Home Projects Home Improvement DIY Coffered Ceiling Build

DIY Coffered Ceiling Build


https://youtu.be/Hsjcy91uqKMOur great room has been let with only 3 lights since we moved it and it’s a big room so it was always very dark, we finally changed that! We have recently remodeled the great room and one of the biggest changes was the addition of a coffered ceiling. The reason for the coffered ceiling is two fold; one it covers the aging drywall seams without be having to do a ton of overhead sheetrock work, two it acts as a conduit for the ramax supplying the new lights in the room.


Coffered Ceiling Construction

All the coffered ceiling beams are made from 1/2″ MDF constructed in a U shape that is mounted on the ceiling with 2 1/2″ screws and fender washers. The total cost of the upgrade was about $200.


The coffers are assembled from 4 different parts, I began by cutting all the parts to proper width using the table saw. (2 Stage dust collection system worked GREAT!)

Lots of MDF cutting on the table saw

Here you can see how the beams are assembled, three parts make up a “U” shape and after the beam is installed on the ceiling we came back and added the cap….shown on the right in the picture below.

Coffered Ceiling Beam

The cap overhangs the beam a 1/4″ on each side negating the need for any caulk on the beam itself, besides the nail holes anyway.

Full Coffer Diagram

To assemble the beams I used wood glue and 1″ 18G brad nails. I assembled a few using 23g pin nails and at first thought it didn’t pull the sides together enough but after painting everything I would definitely use the 23g nails for the “U” assembly as they made the painting process much simpler.


To make sure the beam was assembled without any ridges I made sure to pinch the base and sides together before shooting the nail.


In total there were 25 small beams and 3 large beams, large beams are for the center-line of the room.

Stack of coffer ceiling beams

Didn’t spend too much time sanding the beams but I did take the some sanding the coffer caps as they have a exposed MDF edge that I didn’t want raising too much when painting.



Painting Coffer Beams

To finish the coffered ceiling beams I first primed them with Kilz 2. Priming and painting these beams was a huge pain in the neck, literally. I first tried to use my compressor and HVLP gun but it was REALLY slow and the compressor ran so much it let water in the line despite my water filter. I than rolled the caps and beams, that worked but was slow and awkward to hold and roll at the same time. Finally found success with a dedicated spray system that HomeRight hooked me up with, it worked excellent and I will be using this TON in the future.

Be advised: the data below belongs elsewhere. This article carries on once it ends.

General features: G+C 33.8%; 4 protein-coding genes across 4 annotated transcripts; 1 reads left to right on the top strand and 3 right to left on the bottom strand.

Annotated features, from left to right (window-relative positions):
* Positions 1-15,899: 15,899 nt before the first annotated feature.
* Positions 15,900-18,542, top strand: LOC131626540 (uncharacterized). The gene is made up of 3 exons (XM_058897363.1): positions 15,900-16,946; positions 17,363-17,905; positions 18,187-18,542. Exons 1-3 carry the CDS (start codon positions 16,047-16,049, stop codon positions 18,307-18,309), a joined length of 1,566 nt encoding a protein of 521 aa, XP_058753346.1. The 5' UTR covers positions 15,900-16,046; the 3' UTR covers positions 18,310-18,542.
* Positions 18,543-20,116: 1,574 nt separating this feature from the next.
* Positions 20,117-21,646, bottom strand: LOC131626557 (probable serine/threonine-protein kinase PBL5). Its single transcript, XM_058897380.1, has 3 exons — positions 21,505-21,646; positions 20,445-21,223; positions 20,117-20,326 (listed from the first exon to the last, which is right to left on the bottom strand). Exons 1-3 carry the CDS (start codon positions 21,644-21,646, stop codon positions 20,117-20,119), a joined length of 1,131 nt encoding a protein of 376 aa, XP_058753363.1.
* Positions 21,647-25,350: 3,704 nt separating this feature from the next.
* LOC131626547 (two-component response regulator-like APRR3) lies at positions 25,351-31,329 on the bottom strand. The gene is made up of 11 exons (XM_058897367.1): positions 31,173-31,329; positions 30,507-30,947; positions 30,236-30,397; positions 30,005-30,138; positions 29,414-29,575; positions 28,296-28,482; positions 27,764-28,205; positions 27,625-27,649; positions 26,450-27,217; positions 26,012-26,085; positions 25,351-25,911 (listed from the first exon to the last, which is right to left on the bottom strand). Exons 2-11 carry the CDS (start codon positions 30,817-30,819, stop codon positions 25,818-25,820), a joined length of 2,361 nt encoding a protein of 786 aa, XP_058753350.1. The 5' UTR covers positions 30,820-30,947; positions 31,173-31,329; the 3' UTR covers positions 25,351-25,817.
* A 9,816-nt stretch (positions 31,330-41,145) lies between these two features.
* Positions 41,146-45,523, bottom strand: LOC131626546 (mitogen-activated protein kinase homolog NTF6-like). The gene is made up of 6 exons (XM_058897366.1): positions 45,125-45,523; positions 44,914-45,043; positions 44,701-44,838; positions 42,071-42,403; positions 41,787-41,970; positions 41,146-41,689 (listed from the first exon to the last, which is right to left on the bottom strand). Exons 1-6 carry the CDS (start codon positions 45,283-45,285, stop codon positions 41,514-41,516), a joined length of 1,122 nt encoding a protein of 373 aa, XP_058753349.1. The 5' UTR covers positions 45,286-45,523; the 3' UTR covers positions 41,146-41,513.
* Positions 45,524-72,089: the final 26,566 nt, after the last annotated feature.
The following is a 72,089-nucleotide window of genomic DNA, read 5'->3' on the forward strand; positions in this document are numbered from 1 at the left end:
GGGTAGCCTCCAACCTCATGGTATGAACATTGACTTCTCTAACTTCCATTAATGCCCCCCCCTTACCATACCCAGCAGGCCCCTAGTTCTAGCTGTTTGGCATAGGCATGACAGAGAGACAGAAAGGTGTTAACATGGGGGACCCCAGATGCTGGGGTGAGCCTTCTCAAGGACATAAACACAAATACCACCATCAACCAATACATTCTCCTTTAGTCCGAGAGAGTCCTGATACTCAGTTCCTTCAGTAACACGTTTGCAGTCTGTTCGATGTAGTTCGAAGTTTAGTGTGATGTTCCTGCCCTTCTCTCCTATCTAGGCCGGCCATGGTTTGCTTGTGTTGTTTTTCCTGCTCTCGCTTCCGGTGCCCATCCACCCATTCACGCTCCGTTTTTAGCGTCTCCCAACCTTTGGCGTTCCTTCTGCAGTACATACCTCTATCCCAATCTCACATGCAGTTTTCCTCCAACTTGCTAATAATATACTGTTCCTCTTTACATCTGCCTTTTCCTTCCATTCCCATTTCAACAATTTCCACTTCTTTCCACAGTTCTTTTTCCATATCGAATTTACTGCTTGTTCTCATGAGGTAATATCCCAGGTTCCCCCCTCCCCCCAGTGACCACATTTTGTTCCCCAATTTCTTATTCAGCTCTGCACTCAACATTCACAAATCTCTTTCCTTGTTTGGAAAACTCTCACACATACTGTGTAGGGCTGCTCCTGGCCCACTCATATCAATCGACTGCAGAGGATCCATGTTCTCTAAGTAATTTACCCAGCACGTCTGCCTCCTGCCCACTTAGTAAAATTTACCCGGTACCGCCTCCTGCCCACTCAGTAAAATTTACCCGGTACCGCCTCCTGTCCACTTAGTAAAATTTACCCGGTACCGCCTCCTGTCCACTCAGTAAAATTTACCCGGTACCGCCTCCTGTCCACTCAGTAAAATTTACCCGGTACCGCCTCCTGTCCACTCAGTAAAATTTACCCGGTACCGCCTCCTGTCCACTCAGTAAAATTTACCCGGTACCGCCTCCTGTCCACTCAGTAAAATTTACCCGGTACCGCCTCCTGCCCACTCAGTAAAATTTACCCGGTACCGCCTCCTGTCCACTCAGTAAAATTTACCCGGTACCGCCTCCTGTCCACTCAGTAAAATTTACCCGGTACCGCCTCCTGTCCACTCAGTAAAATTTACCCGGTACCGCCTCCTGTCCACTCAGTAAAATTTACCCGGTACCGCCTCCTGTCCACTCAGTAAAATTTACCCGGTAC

Kilz 2 Primer

After two coats of primer and sanding in between it was time for the final coat and we cost to use Behr high gloss white and we couldn’t be happier.

High gloss white paint

We also sprayed the final coat.

Coffered Ceiling


Installing the Coffered Ceiling

To install the beams we first measured from both sides of the room to establish the exact center.

Installing center beam

For the center beam we drilled two holes every 24″ (Our truss distance) on an angle away from eachother so we would not be shooting a screw into the weak butt joint of the truss. I drilled and counter sunk the holes from the back of the beam to prevent any blowout from allowing the beam to sit flush against the ceiling.

Drilling holes in mdf

We used 2 1/2″ star drive screws with a large fender washer to install the beams on the ceiling.

screws and fender washer

Installing the center-line beam.


After the center beam was installed we cut the smaller beams to the length we wanted and drilled the mounting holes.


Measured the placement so that each of the beams would land under a ceiling truss. The distance between each beam is 48″.


And screwed them into place, 4 screws per 48″ beam.

Small beam install

And a shot after all the beams were installed but no caps yet.

Coffered Ceiling

To install the caps we used a little bit of wood glue and 1 1/4″ brad nails.

Coffer CapsOnce all the caps were on I installed a small square over each of the joints to cover any gaps.

Coffer cover

And caulked to my heart’s content. Caulked around the joint squares and against the ceiling to give a uniform look.



Coffered Ceiling

We absolutely LOVE how this project turned out. If I was to do it again I would definitely use pin nails to assemble as it gave a smoother final finish to the beams and I would spend a little more time sanding before painting to give a smoother surface, especially on any edges.


Thanks for checking out our stuff and if you have any questions or comments be sure to let me know!

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  1. Hello love the video and have decided to take on my own project with the vaulted Crawford ceiling. Question were your squares 48in by 48in ?? I’m having same issues with drywall seams and it looks to me we have pretty similar layout in our room as your video if not exact. Thanks again and appreciate your help and video


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